A Neuren study of trofinetide, also known as NNZ-2566, for females with Rett Syndrome


Who are we?

Neuren Pharmaceuticals Limited is a biopharmaceutical company with global reach. We have a special commitment to areas of neuroscience where there are clear unmet medical needs. Our focus is the development of new therapies for brain injury, neurodevelopmental and neurodegenerative disorders. We have on-going clinical programs in traumatic brain injury, Rett syndrome and Fragile X syndrome. Learn more about us at our website:

What is trofinetide?

Insulin-like growth factor (IGF-1) is a protein in the human body that helps cells grow. In the brain, it contributes to the growth of brain cells and the connections between them (synapses) and plays an important role in repairing damaged cells. In the body, a small part of IGF-1 called glypromate or GPE separates from the main molecule. GPE is naturally present in the brain and acts on brain cells by itself in a different manner than the full IGF-1 molecule. Trofinetide (also known as NNZ-2566), is a modified version of GPE that readily crosses into the brain. Trofinetide is taken as a strawberry-flavored liquid. It is not yet FDA approved.  Clinical trials are underway to assess its safety and efficacy.

Why could trofinetide be helpful for Rett syndrome?

IGF-1 may be reduced in the brain in Rett syndrome and, as in other neurodevelopmental disorders, individuals with Rett syndrome may have problems with communication between brain cells. In particular, it has been observed that there are problems with the dendrites and their function in the synapse. In Rett syndrome, dendrites are sparse and immature. Trofinetide increases the length and branching of dendrites in a model of Rett syndrome.


In a model of Rett syndrome, increasing IGF-1 levels have been reported to correct deficits in dendrites and, in isolated cells from human Rett syndrome patients, both IGF-1 and GPE are able to partially reverse the deficits in cellular function.

What does the current trial of trofinetide involve?

The current study for individuals with Rett syndrome is a Phase 2 trial. This trial will include approximately 64 female participants between the ages of 5-15 years. 

The study primarily examines the safety profile in individuals with Rett syndrome. Trofinetide has already been studied in healthy human volunteers, as well as in individuals with Rett syndrome aged 16-45, and was shown to be generally safe and well tolerated.

This Phase 2 study is intended to confirm that trofinetide is a well-tolerated medicine that is worthy of further development for individuals with Rett syndrome. This study is also measuring efficacy (effectiveness). It includes measures looking at a number of areas of concern in Rett syndrome such as overall well-being, social communication and interaction, breathing, motor problems, behavior and seizures.

How does trofinetide work?

Trofinetide is very effective in improving the function of brain cells in animal models of developmental disorders such as Rett syndrome.  It is possible to explain this effect on brain function as follows:

In the brain, there are two important types of cells: 1) Neurons are the core type of brain cells that process information throughout the brain and nervous system via the connections between them. These connections are of two types: dendrites of the neuron receive information and the axon sends the message on to the next cell.  2) Glial cells are support cells that maintain and support the neurons. The glial cells are important for maintaining the function of dendrites and the connections between neurons (synapses), where communication and information processing takes place.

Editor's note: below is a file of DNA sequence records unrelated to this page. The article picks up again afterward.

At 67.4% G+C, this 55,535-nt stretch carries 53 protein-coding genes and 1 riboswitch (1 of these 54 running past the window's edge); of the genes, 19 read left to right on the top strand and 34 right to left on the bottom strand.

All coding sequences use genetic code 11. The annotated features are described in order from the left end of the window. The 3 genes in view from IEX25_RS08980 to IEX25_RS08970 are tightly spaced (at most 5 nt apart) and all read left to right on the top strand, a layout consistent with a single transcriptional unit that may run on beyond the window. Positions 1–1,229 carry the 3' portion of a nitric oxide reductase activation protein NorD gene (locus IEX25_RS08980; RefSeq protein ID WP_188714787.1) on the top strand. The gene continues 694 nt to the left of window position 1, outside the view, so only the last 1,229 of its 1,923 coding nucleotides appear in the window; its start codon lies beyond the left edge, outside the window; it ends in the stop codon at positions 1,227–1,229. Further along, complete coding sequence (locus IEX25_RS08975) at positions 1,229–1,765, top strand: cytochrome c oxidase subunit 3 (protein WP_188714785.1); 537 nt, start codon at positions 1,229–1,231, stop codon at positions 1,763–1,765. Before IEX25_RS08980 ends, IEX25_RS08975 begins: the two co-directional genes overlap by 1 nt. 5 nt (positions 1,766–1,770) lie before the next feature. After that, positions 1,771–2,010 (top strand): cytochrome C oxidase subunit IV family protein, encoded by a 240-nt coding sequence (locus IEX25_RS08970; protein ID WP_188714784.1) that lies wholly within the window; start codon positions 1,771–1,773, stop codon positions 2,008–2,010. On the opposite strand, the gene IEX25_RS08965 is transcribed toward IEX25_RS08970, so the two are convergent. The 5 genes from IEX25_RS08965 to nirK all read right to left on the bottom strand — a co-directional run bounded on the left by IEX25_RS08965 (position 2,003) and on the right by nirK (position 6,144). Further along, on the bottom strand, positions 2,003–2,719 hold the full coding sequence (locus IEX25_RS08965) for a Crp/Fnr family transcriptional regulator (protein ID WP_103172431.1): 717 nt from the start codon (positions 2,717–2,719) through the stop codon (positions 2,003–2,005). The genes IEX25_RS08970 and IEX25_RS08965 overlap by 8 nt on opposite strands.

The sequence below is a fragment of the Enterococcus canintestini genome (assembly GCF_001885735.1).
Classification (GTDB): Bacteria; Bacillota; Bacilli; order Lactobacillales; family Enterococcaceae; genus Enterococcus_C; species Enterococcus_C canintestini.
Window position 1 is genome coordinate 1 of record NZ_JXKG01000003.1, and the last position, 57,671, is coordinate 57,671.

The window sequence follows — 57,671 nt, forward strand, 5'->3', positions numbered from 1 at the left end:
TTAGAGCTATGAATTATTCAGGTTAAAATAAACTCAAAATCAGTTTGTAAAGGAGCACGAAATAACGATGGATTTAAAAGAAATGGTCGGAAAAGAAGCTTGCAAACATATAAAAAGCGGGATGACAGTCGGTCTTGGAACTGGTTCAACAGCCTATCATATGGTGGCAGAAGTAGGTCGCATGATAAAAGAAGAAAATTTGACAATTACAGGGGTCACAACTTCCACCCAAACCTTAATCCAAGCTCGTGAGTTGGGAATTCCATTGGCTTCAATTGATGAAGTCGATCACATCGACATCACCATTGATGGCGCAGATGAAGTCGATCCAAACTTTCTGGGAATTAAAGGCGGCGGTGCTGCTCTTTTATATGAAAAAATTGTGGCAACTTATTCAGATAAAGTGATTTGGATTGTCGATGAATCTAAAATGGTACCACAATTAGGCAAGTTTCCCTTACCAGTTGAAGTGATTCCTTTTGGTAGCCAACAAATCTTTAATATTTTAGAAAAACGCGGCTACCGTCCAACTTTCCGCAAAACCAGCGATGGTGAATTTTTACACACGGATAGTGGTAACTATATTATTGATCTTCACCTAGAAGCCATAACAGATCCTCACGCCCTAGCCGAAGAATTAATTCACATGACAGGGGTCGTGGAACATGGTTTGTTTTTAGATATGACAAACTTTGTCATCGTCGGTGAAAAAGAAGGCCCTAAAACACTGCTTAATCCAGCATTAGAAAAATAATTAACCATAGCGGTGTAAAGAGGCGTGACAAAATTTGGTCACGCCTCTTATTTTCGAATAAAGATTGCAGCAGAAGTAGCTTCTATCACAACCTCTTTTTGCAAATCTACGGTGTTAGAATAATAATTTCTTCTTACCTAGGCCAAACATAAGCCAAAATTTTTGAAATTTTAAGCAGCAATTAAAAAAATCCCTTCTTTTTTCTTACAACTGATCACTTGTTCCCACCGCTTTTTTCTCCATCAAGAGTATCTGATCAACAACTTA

Microglia are a particular type of glial cell that maintain these connections. Microglia are also the brain’s immune cells which help regulate inflammatory responses when damage or infections arise.  Microglia also produce IGF-1 in the brain.

Trofinetide seems to work in two ways:

1) By controlling the activity of microglia:

  • Microglia work as immune cells to control infections or clear away damage in the brain.  When they do this, microglia release chemicals known as interleukins or cytokines. These chemicals can assist with response to infection, injury or damage, but they also can interfere with normal function of brain cells including maintenance of normal, healthy synapses.
  • Trofinetide can normalize the activity of microglia, reducing the release of cytokines, and restoring the capacity of microglia to maintain synapses.

2) Enhancing IGF-1 functions in the brain:

  • Animal models of Rett syndrome suggest that IGF-1 function may be reduced in the brain in developmental conditions such as Rett syndrome.  Because of this, communication between neurons may be disrupted and information processing by the brain may become impaired.
  • Trofinetide is believed to replace the function of GPE derived from IGF-1.  This may allow for some recovery of normal brain function.  Production of IGF-1 by microglia also may help to restore more normal levels of IGF-1 in the brain.

How do I register my interest in the Rett-002 Study?

Please view the Study Locations page on this site for a list of sites currently recruiting for this study. Some sites are currently preparing submissions to their individual Institutional Review Boards and can begin recruiting participants once this process is complete, which can take from weeks to months. As they receive approval to conduct the study, and can begin discussing enrollment, their contact details will be posted on the Study Locations page.  A contact form is also available so you can register your interest in participating in the study at a recruiting site.